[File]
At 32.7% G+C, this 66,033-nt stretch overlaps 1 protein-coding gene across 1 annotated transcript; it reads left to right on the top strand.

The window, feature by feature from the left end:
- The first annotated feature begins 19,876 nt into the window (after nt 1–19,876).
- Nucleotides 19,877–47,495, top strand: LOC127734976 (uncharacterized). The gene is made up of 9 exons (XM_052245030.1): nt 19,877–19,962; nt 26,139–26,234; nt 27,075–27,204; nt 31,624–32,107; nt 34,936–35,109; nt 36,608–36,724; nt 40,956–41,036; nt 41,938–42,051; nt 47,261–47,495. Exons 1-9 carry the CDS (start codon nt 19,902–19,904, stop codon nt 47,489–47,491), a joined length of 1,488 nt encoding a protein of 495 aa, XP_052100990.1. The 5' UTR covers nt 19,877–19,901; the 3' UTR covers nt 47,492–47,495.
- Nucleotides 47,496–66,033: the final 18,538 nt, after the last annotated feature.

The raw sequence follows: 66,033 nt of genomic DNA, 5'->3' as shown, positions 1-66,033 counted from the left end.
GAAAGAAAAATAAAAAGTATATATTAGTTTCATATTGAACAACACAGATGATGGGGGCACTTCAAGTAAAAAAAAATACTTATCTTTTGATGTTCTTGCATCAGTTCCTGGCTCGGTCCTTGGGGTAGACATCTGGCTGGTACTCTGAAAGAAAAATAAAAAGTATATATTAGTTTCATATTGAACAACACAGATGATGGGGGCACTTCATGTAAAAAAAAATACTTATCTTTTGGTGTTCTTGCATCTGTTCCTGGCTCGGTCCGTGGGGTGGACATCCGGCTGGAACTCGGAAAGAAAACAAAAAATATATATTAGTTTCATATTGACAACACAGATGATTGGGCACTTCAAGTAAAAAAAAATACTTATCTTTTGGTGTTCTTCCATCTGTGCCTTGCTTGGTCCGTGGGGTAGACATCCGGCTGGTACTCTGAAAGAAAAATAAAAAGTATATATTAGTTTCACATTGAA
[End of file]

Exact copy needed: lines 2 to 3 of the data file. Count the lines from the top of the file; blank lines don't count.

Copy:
The window, feature by feature from the left end:
- The first annotated feature begins 19,876 nt into the window (after nt 1–19,876).